Proof Of God

david says:

1. There is an enormous amount of energy locked up in matter in the universe (E=mC2) – an unfathomable amount.

2. Scientists insist energy can neither be created nor destroyed.

Q: Where did this energy come from initially?

A1: The Big Bang. No. An explosion requires energy to initiate it. Whether potential or kinetic.

A2: It was always there. No. The Second Law of Thermodynamics kicks in and the energy must be uniformly distributed throughout the Universe which it is not.

A3: I dont know. Then neither do you know if there is a God or not.

QED. Have a nice day.


14 Responses to Proof Of God

  1. Don Severs says:

    Even if we grant all that, invoking ‘God’ solves nothing. It just moves the problem to how did God come to be? If he is eternal, or can come from nothing, or didn’t need a cause, then perhaps the universe didn’t, either.

    The ‘God’ approach just adds another layer that we then need to explain. There is also no way to say if there is only one ‘God’ (there could be a committee with any number of members), whether that god is wholly natural or supernatural, or whether he is still alive. If something created this universe, it could have died since then.

    Far out? None of these are as unlikely as the gods of the world’s religions.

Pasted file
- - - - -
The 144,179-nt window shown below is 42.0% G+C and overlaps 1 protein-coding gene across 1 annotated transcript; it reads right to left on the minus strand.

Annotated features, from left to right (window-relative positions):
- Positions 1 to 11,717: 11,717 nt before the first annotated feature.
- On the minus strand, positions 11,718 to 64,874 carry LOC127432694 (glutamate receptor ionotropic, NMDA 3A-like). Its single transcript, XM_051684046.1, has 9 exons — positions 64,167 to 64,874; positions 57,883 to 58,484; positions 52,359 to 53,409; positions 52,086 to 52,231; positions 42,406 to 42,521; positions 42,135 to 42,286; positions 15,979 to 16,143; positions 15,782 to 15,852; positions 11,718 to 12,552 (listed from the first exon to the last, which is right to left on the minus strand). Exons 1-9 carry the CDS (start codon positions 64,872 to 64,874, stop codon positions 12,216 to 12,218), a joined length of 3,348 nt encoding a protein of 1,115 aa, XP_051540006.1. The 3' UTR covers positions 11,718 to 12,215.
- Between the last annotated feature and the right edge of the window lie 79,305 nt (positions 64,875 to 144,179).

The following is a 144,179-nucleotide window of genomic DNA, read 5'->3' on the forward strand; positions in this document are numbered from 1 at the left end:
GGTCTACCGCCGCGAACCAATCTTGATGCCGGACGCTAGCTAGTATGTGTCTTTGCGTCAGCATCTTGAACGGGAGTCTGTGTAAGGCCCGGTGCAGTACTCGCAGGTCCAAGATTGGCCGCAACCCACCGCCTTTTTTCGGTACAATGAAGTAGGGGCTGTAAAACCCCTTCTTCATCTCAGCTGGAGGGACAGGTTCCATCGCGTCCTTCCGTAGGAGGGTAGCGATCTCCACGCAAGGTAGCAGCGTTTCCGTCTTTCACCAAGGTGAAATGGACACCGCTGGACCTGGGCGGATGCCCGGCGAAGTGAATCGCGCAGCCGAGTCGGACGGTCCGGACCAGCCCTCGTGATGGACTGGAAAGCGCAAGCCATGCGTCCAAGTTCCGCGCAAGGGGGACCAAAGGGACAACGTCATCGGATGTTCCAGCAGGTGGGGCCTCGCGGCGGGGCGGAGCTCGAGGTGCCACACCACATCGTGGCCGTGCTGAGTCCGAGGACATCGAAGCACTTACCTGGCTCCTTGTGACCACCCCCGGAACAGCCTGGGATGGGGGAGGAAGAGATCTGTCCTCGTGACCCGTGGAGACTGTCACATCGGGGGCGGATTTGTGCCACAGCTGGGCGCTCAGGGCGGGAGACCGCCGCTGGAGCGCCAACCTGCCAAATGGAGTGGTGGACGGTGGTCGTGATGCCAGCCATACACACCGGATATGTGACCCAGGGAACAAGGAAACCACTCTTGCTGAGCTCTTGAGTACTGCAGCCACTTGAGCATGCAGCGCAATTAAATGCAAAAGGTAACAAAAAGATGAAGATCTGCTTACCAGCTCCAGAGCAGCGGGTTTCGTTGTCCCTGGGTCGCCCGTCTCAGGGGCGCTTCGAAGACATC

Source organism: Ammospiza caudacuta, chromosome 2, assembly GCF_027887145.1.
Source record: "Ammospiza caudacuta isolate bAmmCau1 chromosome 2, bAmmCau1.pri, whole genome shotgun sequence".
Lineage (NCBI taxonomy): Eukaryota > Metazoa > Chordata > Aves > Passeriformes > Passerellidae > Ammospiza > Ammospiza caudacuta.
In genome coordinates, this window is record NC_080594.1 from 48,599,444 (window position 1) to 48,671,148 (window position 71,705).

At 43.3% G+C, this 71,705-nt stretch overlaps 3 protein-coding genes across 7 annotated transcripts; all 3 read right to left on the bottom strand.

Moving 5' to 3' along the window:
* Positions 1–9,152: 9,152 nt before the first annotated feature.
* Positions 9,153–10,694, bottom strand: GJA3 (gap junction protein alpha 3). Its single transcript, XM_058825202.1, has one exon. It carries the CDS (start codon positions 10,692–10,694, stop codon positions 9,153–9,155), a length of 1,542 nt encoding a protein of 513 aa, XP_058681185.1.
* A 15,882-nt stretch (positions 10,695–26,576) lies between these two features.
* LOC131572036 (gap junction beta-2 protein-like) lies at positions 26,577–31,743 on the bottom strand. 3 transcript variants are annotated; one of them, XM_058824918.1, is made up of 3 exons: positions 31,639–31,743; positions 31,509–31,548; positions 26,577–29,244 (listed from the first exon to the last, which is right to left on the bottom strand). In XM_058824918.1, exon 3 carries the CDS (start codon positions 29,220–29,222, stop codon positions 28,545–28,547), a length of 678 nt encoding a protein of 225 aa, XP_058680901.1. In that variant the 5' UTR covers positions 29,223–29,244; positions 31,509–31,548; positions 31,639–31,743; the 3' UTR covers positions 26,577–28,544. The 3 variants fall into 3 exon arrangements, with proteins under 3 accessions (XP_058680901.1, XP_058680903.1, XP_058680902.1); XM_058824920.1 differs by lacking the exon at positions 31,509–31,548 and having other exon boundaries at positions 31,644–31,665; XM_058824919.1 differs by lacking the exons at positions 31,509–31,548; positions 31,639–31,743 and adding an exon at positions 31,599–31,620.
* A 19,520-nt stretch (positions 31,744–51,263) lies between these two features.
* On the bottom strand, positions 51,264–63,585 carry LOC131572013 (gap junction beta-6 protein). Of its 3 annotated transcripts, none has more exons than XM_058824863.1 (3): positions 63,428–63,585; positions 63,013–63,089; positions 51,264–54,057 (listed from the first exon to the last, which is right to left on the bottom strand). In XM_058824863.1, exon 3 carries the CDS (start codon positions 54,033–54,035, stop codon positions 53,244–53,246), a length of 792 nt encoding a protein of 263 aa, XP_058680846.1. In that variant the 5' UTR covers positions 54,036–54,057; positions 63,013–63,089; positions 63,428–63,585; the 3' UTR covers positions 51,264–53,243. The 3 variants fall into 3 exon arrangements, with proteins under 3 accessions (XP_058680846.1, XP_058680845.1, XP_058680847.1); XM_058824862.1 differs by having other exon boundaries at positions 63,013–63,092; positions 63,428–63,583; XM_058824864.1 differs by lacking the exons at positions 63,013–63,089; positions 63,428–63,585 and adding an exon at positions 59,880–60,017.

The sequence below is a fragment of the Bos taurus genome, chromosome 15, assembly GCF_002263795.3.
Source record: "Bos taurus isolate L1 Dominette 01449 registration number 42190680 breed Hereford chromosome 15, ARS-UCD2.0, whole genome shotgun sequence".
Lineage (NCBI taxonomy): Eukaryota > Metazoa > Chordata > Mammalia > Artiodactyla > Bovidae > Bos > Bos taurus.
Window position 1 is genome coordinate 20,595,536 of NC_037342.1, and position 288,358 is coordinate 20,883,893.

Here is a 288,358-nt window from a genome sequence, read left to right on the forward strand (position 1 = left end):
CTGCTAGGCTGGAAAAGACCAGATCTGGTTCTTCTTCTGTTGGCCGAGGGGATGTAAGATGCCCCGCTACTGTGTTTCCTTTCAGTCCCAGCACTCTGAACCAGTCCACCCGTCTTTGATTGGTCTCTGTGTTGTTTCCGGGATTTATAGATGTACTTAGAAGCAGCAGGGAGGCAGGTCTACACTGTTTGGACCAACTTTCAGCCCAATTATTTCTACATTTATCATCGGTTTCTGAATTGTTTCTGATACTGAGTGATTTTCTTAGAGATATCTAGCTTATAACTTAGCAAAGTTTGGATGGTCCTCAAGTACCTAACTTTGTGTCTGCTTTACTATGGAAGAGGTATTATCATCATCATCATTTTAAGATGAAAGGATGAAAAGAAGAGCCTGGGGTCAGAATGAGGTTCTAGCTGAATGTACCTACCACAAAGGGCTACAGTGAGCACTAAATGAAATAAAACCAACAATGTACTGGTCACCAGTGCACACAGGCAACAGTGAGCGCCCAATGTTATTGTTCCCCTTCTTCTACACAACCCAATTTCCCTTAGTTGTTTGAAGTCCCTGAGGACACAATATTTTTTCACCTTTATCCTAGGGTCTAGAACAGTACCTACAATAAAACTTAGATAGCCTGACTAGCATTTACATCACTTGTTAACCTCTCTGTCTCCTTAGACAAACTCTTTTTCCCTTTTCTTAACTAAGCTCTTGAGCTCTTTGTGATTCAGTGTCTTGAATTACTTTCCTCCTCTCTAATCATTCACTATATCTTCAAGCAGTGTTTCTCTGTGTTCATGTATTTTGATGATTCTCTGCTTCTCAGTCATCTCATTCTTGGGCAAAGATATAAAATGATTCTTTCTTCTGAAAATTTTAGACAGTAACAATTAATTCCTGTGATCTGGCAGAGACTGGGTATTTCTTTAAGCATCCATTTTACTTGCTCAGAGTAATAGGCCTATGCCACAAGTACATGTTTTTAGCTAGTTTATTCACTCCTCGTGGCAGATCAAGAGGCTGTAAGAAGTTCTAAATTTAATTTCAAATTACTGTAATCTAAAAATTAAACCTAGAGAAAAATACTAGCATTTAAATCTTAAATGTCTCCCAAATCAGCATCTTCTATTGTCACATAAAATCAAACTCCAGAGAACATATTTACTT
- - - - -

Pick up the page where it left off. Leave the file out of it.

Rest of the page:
2. Kevin G says:

    Obviously that was not a proof of any god since the conclusion was “neither do you know if there is a God or not.”

    Leaving that aside, there is also negative energy content in the universe, mostly in the form of gravitational energy; current research is trying to pinpoint whether the total net energy is positive, zero, or negative, which would correspond to spacetime with negative, zero, or positive curvature (this is also related to the question of “dark energy”). So far, we know the net energy content in the universe is very, very close to zero. If it is zero, then conservation of energy would not have been violated by the appearance of the universe; it went from a zero-energy state to another zero-energy state. Anyway, it is clear that matter has been in our universe as far back as we can see. It doesn’t really make sense to ask what happened much “before” that since “before” refers to order in time and time itself is an aspect of our universe. Current science estimates the universe to be 13.7 billion years old. Matter has been a feature of our universe that entire time, as have the fundamental forces and so on. So in that sense it has “always” been there but since we give a finite lifetime of the universe, in that sense it has not. Incidentally, on the large scale, the universe is remarkably isotropic, but since we don’t claim the universe has existed as it is for an infinitely long time, there’s no reason to demand perfect homogeneity. In fact, the remarkable degree of homogeneity was something of a puzzle to physicists and led to the proposal of the theory of cosmic inflation, which subsumes the Big Bang theory. If you’re interested in the origins of the universe, check out cosmic inflationary theories; I especially like eternal chaotic inflation.

  3. Kevin G says: